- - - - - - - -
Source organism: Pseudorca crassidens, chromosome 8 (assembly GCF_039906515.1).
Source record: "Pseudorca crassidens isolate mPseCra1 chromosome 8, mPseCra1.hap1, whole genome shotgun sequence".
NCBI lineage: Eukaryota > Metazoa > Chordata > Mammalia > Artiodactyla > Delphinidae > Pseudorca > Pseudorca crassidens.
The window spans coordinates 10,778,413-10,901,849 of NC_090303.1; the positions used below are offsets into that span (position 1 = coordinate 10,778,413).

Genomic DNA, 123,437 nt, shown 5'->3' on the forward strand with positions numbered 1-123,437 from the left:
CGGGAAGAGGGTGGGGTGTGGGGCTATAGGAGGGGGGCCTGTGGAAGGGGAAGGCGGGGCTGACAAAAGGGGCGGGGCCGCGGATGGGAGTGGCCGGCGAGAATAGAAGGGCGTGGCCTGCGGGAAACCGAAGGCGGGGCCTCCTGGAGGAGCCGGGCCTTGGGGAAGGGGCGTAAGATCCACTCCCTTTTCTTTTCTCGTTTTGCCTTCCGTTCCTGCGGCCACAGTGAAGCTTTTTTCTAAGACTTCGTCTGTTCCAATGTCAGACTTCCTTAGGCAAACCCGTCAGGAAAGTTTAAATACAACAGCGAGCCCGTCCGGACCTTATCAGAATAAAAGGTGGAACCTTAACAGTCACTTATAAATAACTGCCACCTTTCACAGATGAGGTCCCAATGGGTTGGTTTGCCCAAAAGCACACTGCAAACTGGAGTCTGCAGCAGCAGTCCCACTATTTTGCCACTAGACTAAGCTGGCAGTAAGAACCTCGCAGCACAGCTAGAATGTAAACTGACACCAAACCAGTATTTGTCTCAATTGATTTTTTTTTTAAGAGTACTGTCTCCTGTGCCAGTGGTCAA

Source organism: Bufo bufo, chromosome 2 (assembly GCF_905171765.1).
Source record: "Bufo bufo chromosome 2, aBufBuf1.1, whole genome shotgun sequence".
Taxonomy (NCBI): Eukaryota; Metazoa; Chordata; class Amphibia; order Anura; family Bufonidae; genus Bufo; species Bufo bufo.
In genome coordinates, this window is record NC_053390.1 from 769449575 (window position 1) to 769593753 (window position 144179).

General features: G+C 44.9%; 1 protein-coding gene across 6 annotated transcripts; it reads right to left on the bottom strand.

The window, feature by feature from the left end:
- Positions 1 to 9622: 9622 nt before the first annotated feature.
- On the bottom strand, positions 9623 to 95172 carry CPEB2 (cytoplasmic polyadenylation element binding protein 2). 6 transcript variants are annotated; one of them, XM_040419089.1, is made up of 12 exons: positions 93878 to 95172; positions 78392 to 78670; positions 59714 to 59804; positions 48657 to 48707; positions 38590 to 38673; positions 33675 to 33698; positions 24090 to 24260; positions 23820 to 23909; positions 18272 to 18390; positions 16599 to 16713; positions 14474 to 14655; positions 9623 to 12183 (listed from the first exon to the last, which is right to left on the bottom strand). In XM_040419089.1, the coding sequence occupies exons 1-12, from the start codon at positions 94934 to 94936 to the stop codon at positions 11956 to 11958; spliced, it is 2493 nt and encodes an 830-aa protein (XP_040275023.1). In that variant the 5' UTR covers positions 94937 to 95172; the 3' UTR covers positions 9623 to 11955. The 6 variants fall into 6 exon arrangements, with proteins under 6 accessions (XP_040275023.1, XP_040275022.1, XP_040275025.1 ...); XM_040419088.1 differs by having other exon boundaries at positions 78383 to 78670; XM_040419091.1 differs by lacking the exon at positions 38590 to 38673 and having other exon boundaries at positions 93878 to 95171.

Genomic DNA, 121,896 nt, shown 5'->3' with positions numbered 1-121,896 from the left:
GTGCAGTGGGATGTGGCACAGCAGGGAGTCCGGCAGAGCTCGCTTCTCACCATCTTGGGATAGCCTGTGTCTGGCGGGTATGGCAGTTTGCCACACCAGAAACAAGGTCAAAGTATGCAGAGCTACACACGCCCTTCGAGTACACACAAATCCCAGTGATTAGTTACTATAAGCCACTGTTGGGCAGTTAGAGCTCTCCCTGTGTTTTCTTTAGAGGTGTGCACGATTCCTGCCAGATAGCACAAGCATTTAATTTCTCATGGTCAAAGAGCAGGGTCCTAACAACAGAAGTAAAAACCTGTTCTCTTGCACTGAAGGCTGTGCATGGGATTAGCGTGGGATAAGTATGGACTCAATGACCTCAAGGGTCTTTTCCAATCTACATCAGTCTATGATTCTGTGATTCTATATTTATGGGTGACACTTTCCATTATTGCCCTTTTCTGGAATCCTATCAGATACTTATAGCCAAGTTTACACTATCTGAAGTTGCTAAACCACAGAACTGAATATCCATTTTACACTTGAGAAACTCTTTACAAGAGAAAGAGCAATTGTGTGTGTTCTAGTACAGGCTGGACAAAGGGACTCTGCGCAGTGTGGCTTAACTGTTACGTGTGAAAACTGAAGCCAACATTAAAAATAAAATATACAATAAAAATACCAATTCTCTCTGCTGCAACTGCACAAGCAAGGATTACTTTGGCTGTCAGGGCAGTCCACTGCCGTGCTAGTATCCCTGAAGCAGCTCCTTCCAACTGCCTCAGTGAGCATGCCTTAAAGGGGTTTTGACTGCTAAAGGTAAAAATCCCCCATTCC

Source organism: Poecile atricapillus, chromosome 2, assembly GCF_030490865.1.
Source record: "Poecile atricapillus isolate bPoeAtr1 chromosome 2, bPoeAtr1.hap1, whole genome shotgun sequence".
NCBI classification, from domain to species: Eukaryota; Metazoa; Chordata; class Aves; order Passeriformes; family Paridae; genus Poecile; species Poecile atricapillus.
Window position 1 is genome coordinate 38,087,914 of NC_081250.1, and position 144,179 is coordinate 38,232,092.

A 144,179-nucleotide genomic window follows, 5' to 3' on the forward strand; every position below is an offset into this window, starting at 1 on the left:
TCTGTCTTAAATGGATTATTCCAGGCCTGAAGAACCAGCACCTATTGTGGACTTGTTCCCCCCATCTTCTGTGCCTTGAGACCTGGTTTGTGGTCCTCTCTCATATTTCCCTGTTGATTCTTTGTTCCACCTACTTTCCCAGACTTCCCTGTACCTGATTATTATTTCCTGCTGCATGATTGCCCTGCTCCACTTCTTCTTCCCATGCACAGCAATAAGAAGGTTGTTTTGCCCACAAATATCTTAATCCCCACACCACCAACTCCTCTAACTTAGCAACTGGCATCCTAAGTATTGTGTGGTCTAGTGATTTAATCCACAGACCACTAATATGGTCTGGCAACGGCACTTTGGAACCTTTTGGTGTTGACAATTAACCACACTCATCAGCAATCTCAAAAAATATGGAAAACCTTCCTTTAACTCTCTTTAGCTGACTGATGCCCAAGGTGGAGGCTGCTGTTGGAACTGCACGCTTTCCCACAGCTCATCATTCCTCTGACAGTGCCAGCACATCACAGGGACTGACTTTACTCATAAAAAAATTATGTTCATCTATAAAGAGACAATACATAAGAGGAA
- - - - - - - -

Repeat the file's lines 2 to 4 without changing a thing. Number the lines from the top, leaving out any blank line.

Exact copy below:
Source record: "Pseudorca crassidens isolate mPseCra1 chromosome 8, mPseCra1.hap1, whole genome shotgun sequence".
NCBI lineage: Eukaryota > Metazoa > Chordata > Mammalia > Artiodactyla > Delphinidae > Pseudorca > Pseudorca crassidens.
The window spans coordinates 10,778,413-10,901,849 of NC_090303.1; the positions used below are offsets into that span (position 1 = coordinate 10,778,413).